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Tropic Thunder

What do we love even more than brightly colored, showy, exotic plants? Brightly colored, showy, exotic plants that are easy to grow indoors. Once fall is in full swing and our gardens have shriveled to a dull brown, we turn to bromeliads to give us a much-needed color infusion and a healthy dose of international flair.

Bromeliads originated in the tropical Americas, and include 2,000 plants—most famously the pineapple and the Spanish moss tree. Many are aloe or yucca look-alikes, while some could pass for lush grasses. Bromeliads can grow in the ground, on rocks, or even on other plants or on telephone poles. This ability to absorb nutrition and moisture from the atmosphere, rather than just from soil, is why they’re sometimes called air plants. Most have eye-catching ornamental foliage and long-lasting, brilliantly hued blooms that reproduce consistently and rapidly.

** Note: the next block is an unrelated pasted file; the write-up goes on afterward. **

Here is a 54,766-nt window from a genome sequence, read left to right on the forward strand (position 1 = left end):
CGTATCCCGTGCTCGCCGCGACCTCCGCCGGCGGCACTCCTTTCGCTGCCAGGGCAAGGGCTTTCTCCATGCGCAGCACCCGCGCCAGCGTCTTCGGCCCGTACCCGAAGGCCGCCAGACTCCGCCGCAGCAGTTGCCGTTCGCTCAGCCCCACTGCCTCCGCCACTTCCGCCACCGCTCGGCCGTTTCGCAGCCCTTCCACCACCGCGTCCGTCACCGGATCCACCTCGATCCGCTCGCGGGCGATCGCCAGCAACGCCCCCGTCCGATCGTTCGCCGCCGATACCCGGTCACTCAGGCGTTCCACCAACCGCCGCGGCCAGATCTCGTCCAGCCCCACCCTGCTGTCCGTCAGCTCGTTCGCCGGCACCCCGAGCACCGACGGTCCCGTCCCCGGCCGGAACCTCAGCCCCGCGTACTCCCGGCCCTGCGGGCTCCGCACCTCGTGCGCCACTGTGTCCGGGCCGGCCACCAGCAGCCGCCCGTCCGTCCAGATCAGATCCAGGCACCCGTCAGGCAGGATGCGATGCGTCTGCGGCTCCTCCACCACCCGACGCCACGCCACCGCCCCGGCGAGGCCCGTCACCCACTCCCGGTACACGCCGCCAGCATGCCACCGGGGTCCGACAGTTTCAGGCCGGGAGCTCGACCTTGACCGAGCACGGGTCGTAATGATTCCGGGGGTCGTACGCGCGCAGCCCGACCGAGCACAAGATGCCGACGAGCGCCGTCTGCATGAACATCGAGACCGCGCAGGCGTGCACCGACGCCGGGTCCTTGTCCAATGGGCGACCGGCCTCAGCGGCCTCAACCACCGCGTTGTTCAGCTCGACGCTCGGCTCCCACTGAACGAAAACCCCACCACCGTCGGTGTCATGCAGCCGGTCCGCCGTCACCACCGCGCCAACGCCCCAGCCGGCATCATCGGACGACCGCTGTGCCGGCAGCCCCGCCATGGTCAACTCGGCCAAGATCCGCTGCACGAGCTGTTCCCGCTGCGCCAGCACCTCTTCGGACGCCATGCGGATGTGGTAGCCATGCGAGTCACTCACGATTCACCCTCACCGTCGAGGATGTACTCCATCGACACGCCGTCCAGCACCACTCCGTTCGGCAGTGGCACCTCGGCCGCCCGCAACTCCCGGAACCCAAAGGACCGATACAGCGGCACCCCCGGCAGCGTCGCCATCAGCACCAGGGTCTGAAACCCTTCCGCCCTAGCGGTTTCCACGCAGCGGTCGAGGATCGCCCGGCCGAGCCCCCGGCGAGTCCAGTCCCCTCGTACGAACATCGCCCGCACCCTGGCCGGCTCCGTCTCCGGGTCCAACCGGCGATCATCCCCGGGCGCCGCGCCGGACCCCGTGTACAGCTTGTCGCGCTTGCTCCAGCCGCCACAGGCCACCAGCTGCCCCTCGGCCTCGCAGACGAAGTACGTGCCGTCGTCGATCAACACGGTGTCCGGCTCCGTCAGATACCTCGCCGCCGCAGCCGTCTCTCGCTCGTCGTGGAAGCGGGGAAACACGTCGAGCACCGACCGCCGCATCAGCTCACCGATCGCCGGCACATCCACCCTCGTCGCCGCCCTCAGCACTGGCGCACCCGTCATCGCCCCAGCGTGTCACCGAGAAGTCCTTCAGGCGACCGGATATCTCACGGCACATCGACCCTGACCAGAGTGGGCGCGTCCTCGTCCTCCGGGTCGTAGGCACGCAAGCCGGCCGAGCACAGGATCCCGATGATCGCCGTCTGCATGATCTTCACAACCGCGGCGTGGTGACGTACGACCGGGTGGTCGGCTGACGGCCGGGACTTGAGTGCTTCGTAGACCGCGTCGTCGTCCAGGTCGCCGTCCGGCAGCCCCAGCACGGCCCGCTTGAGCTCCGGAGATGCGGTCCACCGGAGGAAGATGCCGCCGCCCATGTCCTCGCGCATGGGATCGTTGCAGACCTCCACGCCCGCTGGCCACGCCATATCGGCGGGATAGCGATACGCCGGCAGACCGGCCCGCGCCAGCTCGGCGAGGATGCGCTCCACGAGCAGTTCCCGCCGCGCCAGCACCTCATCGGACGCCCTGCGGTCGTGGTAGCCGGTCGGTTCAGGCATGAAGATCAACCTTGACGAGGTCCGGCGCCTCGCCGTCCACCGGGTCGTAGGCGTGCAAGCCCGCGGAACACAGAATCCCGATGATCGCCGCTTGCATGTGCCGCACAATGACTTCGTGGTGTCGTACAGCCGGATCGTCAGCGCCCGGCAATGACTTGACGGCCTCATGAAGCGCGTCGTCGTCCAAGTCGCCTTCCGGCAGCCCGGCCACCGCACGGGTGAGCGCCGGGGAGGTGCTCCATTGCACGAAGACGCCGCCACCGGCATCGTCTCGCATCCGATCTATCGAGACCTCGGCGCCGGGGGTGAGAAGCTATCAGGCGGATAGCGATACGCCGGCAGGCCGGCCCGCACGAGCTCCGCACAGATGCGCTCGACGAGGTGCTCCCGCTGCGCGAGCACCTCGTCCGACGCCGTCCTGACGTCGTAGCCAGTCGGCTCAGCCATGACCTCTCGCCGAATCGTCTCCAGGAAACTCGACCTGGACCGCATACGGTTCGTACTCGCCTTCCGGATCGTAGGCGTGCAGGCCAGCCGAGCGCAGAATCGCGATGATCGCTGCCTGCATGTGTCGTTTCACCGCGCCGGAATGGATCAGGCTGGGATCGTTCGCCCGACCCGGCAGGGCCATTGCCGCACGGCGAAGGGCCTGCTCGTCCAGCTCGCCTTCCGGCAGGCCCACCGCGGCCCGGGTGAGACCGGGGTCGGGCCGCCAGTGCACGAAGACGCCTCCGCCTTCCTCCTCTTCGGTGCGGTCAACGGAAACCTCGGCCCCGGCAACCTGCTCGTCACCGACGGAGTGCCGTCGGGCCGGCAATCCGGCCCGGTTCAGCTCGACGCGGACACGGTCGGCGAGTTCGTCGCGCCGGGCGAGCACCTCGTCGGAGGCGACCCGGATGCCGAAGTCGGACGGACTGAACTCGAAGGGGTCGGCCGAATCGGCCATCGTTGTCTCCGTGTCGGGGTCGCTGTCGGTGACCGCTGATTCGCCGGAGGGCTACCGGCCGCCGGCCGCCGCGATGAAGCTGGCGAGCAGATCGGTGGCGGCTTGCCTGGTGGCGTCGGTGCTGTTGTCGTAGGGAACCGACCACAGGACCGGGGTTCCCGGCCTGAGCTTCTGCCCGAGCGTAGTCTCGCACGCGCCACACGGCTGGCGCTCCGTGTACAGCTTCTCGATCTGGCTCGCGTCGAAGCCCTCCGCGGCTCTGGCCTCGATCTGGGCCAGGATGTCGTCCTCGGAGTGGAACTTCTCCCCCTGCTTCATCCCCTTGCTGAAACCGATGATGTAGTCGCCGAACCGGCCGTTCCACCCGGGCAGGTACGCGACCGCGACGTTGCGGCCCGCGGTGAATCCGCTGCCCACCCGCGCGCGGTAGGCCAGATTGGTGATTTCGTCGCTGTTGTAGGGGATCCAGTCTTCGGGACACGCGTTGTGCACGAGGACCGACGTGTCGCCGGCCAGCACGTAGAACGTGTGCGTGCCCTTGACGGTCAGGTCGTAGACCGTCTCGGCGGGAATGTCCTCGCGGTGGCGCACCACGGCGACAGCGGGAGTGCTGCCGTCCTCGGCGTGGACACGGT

Bromeliads are pretty no-fuss, as long as some basic needs are met:

  • A “people temperature” range of 45 to 85 degrees F; avoid extremes.
  • Moderate moisture to keep the roots moist but not wet, and about 50 percent humidity (misting the plants will help during drier periods).
  • Good air circulation and drainage.
  • Firm support for both potted and mounted varieties (clay pots are better for this than plastic).
  • Indirect sunlight, or 14 to 16 hours a day of bright fluorescent light.
  • Infrequent fertilizing; bromeliads respond better to feeding with fertilizers in the summer, and require only about a quarter of the amount recommended on most chemical fertilizer containers. Spray the leaves or pour the water over them while fertilizing, as the leaves will absorb the nutrients.

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